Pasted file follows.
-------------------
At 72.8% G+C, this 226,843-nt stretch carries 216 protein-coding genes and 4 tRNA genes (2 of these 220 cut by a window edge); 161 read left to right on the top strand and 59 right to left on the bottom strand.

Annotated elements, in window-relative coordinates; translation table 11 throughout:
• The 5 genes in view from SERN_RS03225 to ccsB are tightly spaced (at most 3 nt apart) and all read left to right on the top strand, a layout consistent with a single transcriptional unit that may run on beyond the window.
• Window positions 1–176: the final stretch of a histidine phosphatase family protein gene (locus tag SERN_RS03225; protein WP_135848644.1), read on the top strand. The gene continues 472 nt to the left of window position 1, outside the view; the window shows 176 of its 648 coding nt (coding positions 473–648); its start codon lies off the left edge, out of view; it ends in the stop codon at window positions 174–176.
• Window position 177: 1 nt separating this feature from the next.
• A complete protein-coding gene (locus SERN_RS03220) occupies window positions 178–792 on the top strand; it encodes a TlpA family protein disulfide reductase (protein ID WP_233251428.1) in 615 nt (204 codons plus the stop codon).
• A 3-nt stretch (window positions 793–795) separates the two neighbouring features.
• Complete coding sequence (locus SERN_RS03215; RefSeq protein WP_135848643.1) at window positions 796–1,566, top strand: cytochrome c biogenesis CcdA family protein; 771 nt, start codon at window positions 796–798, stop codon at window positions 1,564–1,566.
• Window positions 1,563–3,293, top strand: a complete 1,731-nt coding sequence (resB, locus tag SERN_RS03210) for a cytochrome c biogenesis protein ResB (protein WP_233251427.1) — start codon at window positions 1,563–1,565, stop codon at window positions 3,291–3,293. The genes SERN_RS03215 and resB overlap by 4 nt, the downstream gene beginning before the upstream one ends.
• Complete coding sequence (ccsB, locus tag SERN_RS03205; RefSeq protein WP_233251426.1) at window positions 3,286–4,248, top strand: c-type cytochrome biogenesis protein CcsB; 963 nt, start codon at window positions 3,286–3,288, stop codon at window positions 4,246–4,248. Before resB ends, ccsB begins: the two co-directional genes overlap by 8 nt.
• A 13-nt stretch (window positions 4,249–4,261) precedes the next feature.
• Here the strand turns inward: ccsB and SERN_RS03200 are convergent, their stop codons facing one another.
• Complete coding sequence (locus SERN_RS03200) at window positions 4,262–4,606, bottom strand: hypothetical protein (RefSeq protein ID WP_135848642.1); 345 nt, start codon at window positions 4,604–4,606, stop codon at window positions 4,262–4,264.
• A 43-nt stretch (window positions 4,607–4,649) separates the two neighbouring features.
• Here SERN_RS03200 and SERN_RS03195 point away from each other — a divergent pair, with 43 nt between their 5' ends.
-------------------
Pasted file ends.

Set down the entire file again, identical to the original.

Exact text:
At 72.8% G+C, this 226,843-nt stretch carries 216 protein-coding genes and 4 tRNA genes (2 of these 220 cut by a window edge); 161 read left to right on the top strand and 59 right to left on the bottom strand.

Annotated elements, in window-relative coordinates; translation table 11 throughout:
• The 5 genes in view from SERN_RS03225 to ccsB are tightly spaced (at most 3 nt apart) and all read left to right on the top strand, a layout consistent with a single transcriptional unit that may run on beyond the window.
• Window positions 1–176: the final stretch of a histidine phosphatase family protein gene (locus tag SERN_RS03225; protein WP_135848644.1), read on the top strand. The gene continues 472 nt to the left of window position 1, outside the view; the window shows 176 of its 648 coding nt (coding positions 473–648); its start codon lies off the left edge, out of view; it ends in the stop codon at window positions 174–176.
• Window position 177: 1 nt separating this feature from the next.
• A complete protein-coding gene (locus SERN_RS03220) occupies window positions 178–792 on the top strand; it encodes a TlpA family protein disulfide reductase (protein ID WP_233251428.1) in 615 nt (204 codons plus the stop codon).
• A 3-nt stretch (window positions 793–795) separates the two neighbouring features.
• Complete coding sequence (locus SERN_RS03215; RefSeq protein WP_135848643.1) at window positions 796–1,566, top strand: cytochrome c biogenesis CcdA family protein; 771 nt, start codon at window positions 796–798, stop codon at window positions 1,564–1,566.
• Window positions 1,563–3,293, top strand: a complete 1,731-nt coding sequence (resB, locus tag SERN_RS03210) for a cytochrome c biogenesis protein ResB (protein WP_233251427.1) — start codon at window positions 1,563–1,565, stop codon at window positions 3,291–3,293. The genes SERN_RS03215 and resB overlap by 4 nt, the downstream gene beginning before the upstream one ends.
• Complete coding sequence (ccsB, locus tag SERN_RS03205; RefSeq protein WP_233251426.1) at window positions 3,286–4,248, top strand: c-type cytochrome biogenesis protein CcsB; 963 nt, start codon at window positions 3,286–3,288, stop codon at window positions 4,246–4,248. Before resB ends, ccsB begins: the two co-directional genes overlap by 8 nt.
• A 13-nt stretch (window positions 4,249–4,261) precedes the next feature.
• Here the strand turns inward: ccsB and SERN_RS03200 are convergent, their stop codons facing one another.
• Complete coding sequence (locus SERN_RS03200) at window positions 4,262–4,606, bottom strand: hypothetical protein (RefSeq protein ID WP_135848642.1); 345 nt, start codon at window positions 4,604–4,606, stop codon at window positions 4,262–4,264.
• A 43-nt stretch (window positions 4,607–4,649) separates the two neighbouring features.
• Here SERN_RS03200 and SERN_RS03195 point away from each other — a divergent pair, with 43 nt between their 5' ends.